Getting kids to go to sleep is difficult. But getting a good night’s sleep is imperative to making sure they are their best selves and setting them up for success. The same policy applies to you and your sleep, which is even harder to get when your kids need you. 

You should be on the lookout for some of the signs that your child isn’t getting enough sleep. These include obvious ones, like falling asleep at inappropriate times and the inability to get your child out of bed quickly. They might also include some different behaviors, like having a talkative child be unusually shy or taciturn, having academic struggles, or falling asleep during very short car rides. Not all of these apply–your teenager, for instance, is unlikely to fall asleep on a drive to the store, but they might be irritable and even hyperactive simply due to not getting enough sleep. 

Here are three ways that you can help your children get a better night’s sleep, and help yourself to do the same. 

1) Schedule Meals Early

Depending on the age of your child, this may not apply. Infants and toddlers are fairly well known for falling asleep while nursing or eating. However, the older your child gets, the harder it’s going to be for their bodies to digest food while they’re sleeping, the same way it is for you as an adult. 

Try and schedule your meals for 3 to 4 hours before your child’s planned bedtime in order to make their life easier. If you have older children, make sure they aren’t eating anything after dinner time. 

2) Create a Bedtime Routine for the Whole Family

Creating a bedtime routine is actually one of the best things you can do for yourself and the rest of your family. It doesn’t have to be complicated. In fact, the less complicated it is, the better it’s going to be in the long because you’ll be able to keep up with it even when you are traveling or your kids are at sleepovers.

Whenever possible, you should personalize the routine to each of your kids.  Some kids will need a little bit more in their routines to help get them to settle down, while others just need to be reminded to brush their teeth. Make sure to include some one-on-one time with each of your kids during their bedtime routine so that your kids don’t feel left out. This is also a great time to check in with them emotionally and make sure they’re doing all right. If sleep has become a source of anxiety, a soothing routine can help your children begin to re-associate sleep with relaxation.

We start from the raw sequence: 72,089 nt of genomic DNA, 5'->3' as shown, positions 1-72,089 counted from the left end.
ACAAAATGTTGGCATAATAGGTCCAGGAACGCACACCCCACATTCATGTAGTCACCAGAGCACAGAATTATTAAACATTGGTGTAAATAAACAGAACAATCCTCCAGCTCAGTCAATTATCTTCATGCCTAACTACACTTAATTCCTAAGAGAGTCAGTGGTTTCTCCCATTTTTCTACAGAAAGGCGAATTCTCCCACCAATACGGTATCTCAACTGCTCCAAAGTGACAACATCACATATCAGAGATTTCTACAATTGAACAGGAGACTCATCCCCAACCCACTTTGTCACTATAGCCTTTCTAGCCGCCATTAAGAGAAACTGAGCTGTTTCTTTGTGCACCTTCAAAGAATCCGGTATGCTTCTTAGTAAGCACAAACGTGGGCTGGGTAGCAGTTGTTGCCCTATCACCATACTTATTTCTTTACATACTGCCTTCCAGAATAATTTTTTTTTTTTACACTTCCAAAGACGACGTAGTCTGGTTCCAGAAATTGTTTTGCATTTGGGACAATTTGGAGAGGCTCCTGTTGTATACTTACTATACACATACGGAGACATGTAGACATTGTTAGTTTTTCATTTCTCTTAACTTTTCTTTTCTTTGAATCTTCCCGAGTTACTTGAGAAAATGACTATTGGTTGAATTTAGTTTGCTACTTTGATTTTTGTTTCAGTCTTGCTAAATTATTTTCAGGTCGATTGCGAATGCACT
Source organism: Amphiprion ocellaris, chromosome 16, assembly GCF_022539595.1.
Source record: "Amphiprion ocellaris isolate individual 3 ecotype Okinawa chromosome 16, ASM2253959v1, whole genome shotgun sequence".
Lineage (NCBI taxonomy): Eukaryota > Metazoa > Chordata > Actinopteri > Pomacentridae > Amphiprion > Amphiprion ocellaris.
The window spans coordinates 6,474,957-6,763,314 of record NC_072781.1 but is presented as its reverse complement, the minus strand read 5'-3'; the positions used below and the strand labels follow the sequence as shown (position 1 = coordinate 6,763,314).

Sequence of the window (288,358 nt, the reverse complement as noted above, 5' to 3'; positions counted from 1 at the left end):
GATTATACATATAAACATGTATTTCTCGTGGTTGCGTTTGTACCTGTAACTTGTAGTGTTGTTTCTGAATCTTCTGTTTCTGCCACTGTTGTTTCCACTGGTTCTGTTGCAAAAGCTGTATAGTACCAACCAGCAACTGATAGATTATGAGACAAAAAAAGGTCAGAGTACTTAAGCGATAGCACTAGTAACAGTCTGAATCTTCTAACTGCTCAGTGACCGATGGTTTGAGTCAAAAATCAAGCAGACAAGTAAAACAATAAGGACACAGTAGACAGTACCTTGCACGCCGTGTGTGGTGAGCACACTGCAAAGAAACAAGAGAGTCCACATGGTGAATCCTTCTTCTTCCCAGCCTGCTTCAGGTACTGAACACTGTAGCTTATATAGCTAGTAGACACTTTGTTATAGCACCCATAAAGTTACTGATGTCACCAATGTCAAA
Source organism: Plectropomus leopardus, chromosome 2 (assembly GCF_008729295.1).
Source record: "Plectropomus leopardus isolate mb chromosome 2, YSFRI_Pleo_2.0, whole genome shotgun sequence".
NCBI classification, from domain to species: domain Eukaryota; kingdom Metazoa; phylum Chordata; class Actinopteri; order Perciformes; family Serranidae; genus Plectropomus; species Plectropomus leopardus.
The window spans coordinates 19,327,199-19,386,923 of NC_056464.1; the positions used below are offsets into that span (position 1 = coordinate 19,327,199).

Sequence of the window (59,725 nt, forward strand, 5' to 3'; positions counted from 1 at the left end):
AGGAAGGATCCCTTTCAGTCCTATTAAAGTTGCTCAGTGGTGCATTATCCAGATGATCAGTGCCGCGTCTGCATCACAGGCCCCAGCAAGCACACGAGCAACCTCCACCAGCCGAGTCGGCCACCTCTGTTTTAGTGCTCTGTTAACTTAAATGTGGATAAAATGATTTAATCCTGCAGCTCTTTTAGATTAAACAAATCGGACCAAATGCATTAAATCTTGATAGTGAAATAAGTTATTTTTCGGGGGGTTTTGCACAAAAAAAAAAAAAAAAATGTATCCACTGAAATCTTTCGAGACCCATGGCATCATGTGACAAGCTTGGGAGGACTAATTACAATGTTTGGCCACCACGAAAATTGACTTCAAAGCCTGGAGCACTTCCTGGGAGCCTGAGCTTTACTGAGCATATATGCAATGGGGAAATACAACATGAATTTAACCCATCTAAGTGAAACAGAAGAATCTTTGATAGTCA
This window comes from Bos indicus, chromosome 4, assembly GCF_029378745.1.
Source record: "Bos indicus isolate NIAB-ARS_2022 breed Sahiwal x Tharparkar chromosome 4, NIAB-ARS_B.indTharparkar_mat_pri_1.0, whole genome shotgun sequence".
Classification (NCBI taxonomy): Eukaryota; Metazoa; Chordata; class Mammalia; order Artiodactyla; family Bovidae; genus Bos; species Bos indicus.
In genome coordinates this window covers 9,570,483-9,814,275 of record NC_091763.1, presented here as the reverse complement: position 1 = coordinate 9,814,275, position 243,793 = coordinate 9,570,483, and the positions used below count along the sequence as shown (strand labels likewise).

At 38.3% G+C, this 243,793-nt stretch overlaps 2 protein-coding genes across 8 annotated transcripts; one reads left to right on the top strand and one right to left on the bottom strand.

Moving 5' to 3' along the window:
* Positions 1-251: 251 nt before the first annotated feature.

If your kids are old enough to have cell phones or tablets, try to keep them off of electronics during their wind-down time.  Electronics with screens emit blue wave spectrum lights which can keep them up later at night by telling their brain to wake up and focus on the screen. Instead, try having them read a book or listen to one on audio. 

If you want to include some physical activity, try doing some light yoga as a family. It’s great exercise to do before bed because it stretches you out without getting your adrenaline pumping and your heart racing like running would. 

Building these habits early will help your kids to take them into their teenage years and adulthood, setting them up for successful sleeping for the rest of their lives.

3) Make Bedrooms Comfortable and Cool 

Your kids’ bedroom should be designed to help them sleep at night. This means that it should be comfortable, calm and cool. 

Kids, like adults, sleep best between 15 and 17 degrees Celsius (59-63⁰ F) with good air flow. They also need a comfortable bed to sleep in. If your kid is avoiding going to sleep in their own bed, they might need a new mattress or some new pillows.

You should also work to make sure that there are as few distractions as possible in their rooms at night, as well as in your own. The fewer distractions there are, the less likely you are to get up and start playing with them or working in the middle of the night. 

Finally, if you find that you or your children continue to struggle to get to sleep at night, talk to your doctor to see if there is a medical condition that might be causing the problems you are seeing.

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Amy Highland

Amy Highland

Amy Highland is a sleep expert at Her preferred research topics are health and wellness, so Amy's a regular reader of Scientific American and Nature. She loves taking naps during thunderstorms and cuddling up with a blanket, book, and cats.